Why Depression Can Be Oddly Comforting
Most of the time, the goal with an illness is to either get better or learn to manage it in the best way. This makes sense – after all, why would anyone want to stay ill or constantly let it get the best of them?
Yet sometimes, as I lie on my bed doing nothing and wishing I didn’t exist, I also hope this cloud of misery surrounds me forever.
For many people, there’s a lot of comfort in routine. As miserable as that routine might be, it’s often nice to not have to guess at what’s coming next. I’ve never really liked surprises during my day all that much – a lot of people don’t – and knowing what’s coming next makes me far less anxious. It’s the familiarity that often makes a by-the-numbers day so bearable. After all, change is honestly scary and most of us go to great lengths to avoid it when we can.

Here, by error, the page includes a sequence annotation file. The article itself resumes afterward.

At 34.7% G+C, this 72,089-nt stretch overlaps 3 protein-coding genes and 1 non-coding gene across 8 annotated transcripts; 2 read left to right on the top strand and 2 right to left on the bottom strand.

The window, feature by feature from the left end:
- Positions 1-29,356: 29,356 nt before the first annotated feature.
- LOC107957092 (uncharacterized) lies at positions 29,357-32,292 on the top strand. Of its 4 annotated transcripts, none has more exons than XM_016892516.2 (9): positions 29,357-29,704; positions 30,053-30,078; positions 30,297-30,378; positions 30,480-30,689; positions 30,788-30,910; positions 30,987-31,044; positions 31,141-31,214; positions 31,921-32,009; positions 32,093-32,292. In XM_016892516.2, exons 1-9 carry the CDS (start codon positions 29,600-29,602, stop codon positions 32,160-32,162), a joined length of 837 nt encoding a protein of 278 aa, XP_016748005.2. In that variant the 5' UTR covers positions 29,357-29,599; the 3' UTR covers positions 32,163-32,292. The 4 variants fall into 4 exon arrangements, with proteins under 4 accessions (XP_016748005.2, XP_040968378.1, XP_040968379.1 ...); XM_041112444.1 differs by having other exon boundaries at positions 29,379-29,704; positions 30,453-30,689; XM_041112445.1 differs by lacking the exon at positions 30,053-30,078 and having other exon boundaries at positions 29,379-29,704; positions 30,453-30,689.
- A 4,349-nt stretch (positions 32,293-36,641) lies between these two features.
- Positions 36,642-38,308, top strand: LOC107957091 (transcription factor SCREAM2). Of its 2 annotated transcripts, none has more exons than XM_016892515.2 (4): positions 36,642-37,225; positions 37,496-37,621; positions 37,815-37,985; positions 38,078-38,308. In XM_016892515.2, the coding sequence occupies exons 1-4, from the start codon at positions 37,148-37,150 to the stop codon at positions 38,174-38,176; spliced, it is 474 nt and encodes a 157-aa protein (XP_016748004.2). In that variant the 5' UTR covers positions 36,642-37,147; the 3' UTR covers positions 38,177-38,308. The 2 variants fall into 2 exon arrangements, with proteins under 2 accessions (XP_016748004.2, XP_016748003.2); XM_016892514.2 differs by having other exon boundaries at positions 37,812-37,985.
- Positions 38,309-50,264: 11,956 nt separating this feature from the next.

That’s exactly why a part of me hopes I stay depressed.
I’ve had depression for more than half of my life. It’s honestly hard to imagine a time I wasn’t depressed, or at least had thoughts leaning in that direction. My childhood feels like a big blur that happened to someone else. Sometimes I feel like my mental state defines me more than anything else in my life.
If I was somehow magically cured – or even learned the absolute perfect way to deal with it in a way that I never had another episode – I’m not sure what I’d do. I don’t look forward to depressive episodes at all, but whenever they do happen, it’s like an old friend (or perhaps enemy) has come by. It’s familiar. It’s comforting in the strangest way because, for so many years, I’ve never known another way to feel. I still don’t.
But they are my feelings, and they wrap around me like a cocoon, taking me back to a place I never asked to visit and yet don’t want to leave. I’m not sure if I’ll ever be able to or if I even want to. If I ever manage to get out, I feel like it would be similar to being dumped off to a completely unfamiliar country without any instruction or explanation.
Like I said, I’ve never really cared for surprises. I’ll stay in the comfort of my own thoughts, no matter how bad they might be.
We want to hear your story. Become a Mighty contributor here.
Thinkstock photo via KatarzynaBialasiewicz